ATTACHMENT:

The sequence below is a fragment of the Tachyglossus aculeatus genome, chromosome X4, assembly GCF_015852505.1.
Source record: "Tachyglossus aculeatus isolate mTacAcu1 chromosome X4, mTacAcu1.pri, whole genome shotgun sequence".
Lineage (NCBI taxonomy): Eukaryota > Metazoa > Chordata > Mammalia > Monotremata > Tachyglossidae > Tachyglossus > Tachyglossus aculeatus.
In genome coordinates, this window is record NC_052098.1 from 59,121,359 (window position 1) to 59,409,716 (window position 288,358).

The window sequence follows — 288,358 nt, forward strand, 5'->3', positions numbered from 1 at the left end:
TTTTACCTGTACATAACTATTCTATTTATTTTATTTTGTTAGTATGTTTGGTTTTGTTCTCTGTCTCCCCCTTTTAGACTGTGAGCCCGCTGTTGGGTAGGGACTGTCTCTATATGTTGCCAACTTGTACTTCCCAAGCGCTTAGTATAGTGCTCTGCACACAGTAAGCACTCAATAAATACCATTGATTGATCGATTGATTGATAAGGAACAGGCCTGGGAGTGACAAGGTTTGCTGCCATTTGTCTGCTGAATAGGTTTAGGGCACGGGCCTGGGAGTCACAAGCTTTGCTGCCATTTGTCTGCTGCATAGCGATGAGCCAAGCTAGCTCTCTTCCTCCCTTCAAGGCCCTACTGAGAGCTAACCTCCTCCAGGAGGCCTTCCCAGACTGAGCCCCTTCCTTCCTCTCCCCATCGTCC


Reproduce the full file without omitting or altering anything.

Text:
The sequence below is a fragment of the Tachyglossus aculeatus genome, chromosome X4, assembly GCF_015852505.1.
Source record: "Tachyglossus aculeatus isolate mTacAcu1 chromosome X4, mTacAcu1.pri, whole genome shotgun sequence".
Lineage (NCBI taxonomy): Eukaryota > Metazoa > Chordata > Mammalia > Monotremata > Tachyglossidae > Tachyglossus > Tachyglossus aculeatus.
In genome coordinates, this window is record NC_052098.1 from 59,121,359 (window position 1) to 59,409,716 (window position 288,358).

The window sequence follows — 288,358 nt, forward strand, 5'->3', positions numbered from 1 at the left end:
TTTTACCTGTACATAACTATTCTATTTATTTTATTTTGTTAGTATGTTTGGTTTTGTTCTCTGTCTCCCCCTTTTAGACTGTGAGCCCGCTGTTGGGTAGGGACTGTCTCTATATGTTGCCAACTTGTACTTCCCAAGCGCTTAGTATAGTGCTCTGCACACAGTAAGCACTCAATAAATACCATTGATTGATCGATTGATTGATAAGGAACAGGCCTGGGAGTGACAAGGTTTGCTGCCATTTGTCTGCTGAATAGGTTTAGGGCACGGGCCTGGGAGTCACAAGCTTTGCTGCCATTTGTCTGCTGCATAGCGATGAGCCAAGCTAGCTCTCTTCCTCCCTTCAAGGCCCTACTGAGAGCTAACCTCCTCCAGGAGGCCTTCCCAGACTGAGCCCCTTCCTTCCTCTCCCCATCGTCC